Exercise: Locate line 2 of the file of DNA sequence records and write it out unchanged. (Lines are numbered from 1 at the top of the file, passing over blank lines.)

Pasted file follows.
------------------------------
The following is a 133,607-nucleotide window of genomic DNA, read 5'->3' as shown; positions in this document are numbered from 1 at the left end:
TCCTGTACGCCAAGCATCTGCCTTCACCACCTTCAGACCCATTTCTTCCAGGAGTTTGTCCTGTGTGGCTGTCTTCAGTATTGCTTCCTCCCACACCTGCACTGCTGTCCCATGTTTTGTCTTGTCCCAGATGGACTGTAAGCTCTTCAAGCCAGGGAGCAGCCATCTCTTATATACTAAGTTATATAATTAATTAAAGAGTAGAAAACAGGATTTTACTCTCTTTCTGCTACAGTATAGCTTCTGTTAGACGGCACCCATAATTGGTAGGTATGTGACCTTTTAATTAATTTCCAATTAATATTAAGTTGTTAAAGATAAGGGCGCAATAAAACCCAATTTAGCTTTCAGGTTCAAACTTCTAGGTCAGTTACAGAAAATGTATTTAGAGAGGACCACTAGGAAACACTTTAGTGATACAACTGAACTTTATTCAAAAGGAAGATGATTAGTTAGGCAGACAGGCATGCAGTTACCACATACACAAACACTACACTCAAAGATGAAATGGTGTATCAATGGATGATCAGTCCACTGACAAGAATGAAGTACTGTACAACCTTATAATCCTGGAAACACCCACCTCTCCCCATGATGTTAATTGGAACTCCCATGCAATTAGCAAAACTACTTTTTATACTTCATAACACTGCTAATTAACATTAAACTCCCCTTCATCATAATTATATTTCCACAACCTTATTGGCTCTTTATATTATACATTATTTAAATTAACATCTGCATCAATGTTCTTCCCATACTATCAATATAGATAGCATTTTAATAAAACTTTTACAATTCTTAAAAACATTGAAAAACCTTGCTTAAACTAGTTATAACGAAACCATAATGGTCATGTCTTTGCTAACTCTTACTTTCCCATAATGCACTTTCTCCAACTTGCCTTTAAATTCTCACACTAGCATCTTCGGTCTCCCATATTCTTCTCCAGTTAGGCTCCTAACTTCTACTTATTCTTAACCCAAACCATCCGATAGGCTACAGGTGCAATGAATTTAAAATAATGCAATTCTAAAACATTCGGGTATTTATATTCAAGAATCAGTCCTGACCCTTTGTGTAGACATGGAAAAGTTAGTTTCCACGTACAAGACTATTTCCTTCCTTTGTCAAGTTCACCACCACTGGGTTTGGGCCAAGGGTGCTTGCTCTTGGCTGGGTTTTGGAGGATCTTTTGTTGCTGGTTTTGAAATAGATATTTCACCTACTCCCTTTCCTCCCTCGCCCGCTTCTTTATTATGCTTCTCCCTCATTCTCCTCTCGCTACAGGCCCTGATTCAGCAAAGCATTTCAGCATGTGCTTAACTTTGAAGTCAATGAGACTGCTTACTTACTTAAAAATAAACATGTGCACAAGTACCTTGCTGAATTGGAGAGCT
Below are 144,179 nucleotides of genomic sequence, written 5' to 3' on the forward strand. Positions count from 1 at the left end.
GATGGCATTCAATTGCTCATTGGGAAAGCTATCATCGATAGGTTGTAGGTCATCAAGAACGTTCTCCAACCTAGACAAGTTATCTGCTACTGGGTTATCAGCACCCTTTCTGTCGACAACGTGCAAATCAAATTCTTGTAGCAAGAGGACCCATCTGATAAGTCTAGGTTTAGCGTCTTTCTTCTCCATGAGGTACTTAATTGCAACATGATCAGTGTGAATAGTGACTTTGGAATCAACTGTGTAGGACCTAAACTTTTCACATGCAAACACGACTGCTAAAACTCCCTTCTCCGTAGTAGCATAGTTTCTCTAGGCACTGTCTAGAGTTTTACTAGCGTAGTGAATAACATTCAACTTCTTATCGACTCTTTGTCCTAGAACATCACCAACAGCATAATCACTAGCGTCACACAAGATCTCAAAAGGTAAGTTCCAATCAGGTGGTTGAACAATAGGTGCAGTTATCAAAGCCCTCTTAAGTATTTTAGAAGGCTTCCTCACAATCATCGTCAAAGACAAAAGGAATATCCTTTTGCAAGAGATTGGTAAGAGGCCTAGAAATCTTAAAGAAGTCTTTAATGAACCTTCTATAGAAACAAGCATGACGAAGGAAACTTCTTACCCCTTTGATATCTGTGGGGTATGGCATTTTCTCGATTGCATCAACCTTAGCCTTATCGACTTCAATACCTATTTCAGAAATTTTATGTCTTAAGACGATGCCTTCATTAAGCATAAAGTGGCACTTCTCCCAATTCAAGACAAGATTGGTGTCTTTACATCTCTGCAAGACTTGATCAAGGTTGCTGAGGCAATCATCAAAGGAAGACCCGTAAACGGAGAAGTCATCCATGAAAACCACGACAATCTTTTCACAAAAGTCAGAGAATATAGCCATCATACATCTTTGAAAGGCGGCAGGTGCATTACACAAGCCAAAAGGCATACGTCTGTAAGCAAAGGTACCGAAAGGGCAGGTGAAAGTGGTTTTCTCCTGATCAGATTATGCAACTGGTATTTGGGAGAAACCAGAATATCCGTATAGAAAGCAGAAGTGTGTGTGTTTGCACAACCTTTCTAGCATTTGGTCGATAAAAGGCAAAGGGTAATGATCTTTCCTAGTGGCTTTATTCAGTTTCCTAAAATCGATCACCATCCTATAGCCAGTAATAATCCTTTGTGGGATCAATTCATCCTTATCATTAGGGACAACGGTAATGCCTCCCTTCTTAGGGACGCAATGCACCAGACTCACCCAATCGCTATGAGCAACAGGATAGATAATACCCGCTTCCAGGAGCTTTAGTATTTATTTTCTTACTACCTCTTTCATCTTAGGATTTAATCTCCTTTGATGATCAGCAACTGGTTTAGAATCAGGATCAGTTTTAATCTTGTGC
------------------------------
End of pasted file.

TCCTGTACGCCAAGCATCTGCCTTCACCACCTTCAGACCCATTTCTTCCAGGAGTTTGTCCTGTGTGGCTGTCTTCAGTATTGCTTCCTCCCACACCTGCACTGCTGTCCCATGTTTTGTCTTGTCCCAGATGGACTGTAAGCTCTTCAAGCCAGGGAGCAGCCATCTCTTATATACTAAGTTATATAATTAATTAAAGAGTAGAAAACAGGATTTTACTCTCTTTCTGCTACAGTATAGCTTCTGTTAGACGGCACCCATAATTGGTAGGTATGTGACCTTTTAATTAATTTCCAATTAATATTAAGTTGTTAAAGATAAGGGCGCAATAAAACCCAATTTAGCTTTCAGGTTCAAACTTCTAGGTCAGTTACAGAAAATGTATTTAGAGAGGACCACTAGGAAACACTTTAGTGATACAACTGAACTTTATTCAAAAGGAAGATGATTAGTTAGGCAGACAGGCATGCAGTTACCACATACACAAACACTACACTCAAAGATGAAATGGTGTATCAATGGATGATCAGTCCACTGACAAGAATGAAGTACTGTACAACCTTATAATCCTGGAAACACCCACCTCTCCCCATGATGTTAATTGGAACTCCCATGCAATTAGCAAAACTACTTTTTATACTTCATAACACTGCTAATTAACATTAAACTCCCCTTCATCATAATTATATTTCCACAACCTTATTGGCTCTTTATATTATACATTATTTAAATTAACATCTGCATCAATGTTCTTCCCATACTATCAATATAGATAGCATTTTAATAAAACTTTTACAATTCTTAAAAACATTGAAAAACCTTGCTTAAACTAGTTATAACGAAACCATAATGGTCATGTCTTTGCTAACTCTTACTTTCCCATAATGCACTTTCTCCAACTTGCCTTTAAATTCTCACACTAGCATCTTCGGTCTCCCATATTCTTCTCCAGTTAGGCTCCTAACTTCTACTTATTCTTAACCCAAACCATCCGATAGGCTACAGGTGCAATGAATTTAAAATAATGCAATTCTAAAACATTCGGGTATTTATATTCAAGAATCAGTCCTGACCCTTTGTGTAGACATGGAAAAGTTAGTTTCCACGTACAAGACTATTTCCTTCCTTTGTCAAGTTCACCACCACTGGGTTTGGGCCAAGGGTGCTTGCTCTTGGCTGGGTTTTGGAGGATCTTTTGTTGCTGGTTTTGAAATAGATATTTCACCTACTCCCTTTCCTCCCTCGCCCGCTTCTTTATTATGCTTCTCCCTCATTCTCCTCTCGCTACAGGCCCTGATTCAGCAAAGCATTTCAGCATGTGCTTAACTTTGAAGTCAATGAGACTGCTTACTTACTTAAAAATAAACATGTGCACAAGTACCTTGCTGAATTGGAGAGCT